MT Survey of Surveys: Music Biz

The end of the record industry may have been long predicted, but the online world is now seen as an opportunity rather than a threat, says Dave Waller.

Last Updated: 31 Aug 2010

The death knell sounds regularly in the record business these days.

Every few years, another development has arrived to herald terminal decline in the recorded music industry, from the rise of home taping and the demise of vinyl to the march of home computer CD burners and bootleg MP3 downloading.

All of them, we were told, would bring the major labels to their knees.

With the double whammy of CD piracy and peer-to-peer file-sharing via the internet, the vultures are circling again.

Latest figures released by trade body the International Federation of the Phonographic Industry (IFPI) show that illegal file-sharing has made a significant dent. World music sales have dropped by $6 billion in five years to stand at $13.9 billion at the close of the second quarter of 2004. The European record industry is worth $4.8 billion, down 7.7% on last year, and figures for the UK show sales dropping by £55 million - 4.5% - between 2001 and 2003.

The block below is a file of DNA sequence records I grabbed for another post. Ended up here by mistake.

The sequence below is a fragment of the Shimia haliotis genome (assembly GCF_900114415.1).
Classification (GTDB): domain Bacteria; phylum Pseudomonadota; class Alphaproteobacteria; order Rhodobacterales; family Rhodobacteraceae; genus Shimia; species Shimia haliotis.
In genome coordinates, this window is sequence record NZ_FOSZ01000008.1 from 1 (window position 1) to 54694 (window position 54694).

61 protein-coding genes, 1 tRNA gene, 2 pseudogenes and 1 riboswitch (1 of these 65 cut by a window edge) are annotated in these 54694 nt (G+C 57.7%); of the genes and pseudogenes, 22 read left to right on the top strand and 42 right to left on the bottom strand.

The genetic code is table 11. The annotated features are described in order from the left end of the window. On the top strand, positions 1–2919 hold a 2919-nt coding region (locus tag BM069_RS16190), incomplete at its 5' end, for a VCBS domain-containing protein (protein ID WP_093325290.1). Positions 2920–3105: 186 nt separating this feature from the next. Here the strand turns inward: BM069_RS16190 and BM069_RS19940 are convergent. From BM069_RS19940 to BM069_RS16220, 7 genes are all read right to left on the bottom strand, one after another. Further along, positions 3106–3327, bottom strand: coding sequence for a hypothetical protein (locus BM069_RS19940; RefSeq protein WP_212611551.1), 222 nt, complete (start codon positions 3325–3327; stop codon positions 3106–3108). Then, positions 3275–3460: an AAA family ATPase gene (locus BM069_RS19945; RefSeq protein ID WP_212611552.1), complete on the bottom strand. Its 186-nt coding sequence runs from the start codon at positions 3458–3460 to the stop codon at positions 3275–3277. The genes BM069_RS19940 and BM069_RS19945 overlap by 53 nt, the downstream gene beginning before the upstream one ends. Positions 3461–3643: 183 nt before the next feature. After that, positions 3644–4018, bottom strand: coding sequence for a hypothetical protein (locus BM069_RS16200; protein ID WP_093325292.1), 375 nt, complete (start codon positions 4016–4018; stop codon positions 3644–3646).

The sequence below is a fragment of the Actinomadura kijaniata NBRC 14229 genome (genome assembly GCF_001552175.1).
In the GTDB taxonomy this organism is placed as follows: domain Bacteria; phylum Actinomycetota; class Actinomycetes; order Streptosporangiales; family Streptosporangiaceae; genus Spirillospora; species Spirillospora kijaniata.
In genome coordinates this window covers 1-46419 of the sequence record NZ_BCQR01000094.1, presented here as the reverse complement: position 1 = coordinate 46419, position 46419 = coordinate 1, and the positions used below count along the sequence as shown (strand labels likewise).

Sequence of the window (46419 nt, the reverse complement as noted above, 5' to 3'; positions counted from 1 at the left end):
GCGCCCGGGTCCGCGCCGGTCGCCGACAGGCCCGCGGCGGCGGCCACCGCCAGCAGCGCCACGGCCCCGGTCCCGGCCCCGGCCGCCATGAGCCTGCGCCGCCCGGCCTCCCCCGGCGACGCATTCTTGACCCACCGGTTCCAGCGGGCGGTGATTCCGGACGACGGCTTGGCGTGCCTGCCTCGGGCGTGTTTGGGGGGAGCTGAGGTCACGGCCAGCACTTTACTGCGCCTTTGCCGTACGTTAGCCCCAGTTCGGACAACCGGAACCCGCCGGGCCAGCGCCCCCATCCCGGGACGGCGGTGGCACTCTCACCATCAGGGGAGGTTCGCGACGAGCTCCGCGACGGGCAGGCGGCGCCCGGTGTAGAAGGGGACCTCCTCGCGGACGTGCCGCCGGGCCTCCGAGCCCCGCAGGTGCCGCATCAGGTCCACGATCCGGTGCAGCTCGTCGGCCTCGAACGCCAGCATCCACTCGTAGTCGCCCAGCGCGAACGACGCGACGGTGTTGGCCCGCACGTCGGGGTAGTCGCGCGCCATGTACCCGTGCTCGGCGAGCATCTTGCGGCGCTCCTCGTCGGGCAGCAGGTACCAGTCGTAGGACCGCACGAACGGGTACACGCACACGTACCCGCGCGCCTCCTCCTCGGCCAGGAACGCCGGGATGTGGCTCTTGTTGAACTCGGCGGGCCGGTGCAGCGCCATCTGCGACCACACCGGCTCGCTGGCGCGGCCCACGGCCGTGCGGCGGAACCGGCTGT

Label activity in recent years suggests that the majors fear the worst and have been gearing up to resist the onslaught. The contro- versial merger between giants Sony and BMG and attempts by EMI to buy Warner Music have been seen as moves to temper the consequences of falling sales: consolidation can re- duce overheads and maximise market muscle.

There are other clouds on the music horizon, too. CDs now have to battle with newer kids on the block, such as video games and DVDs, for their share of our disposable income, and the days when bootleg recordings were of such poor quality as to appeal only to the most impoverished fans are over. Modern bootlegs can sound as good as the real thing, and CD piracy is a $4.5 billion business. The ratio of illegal to legal CDs sold is rising all the time, from one in five worldwide in 2000 to one in three in 2003, a total of 1.1 billion disks.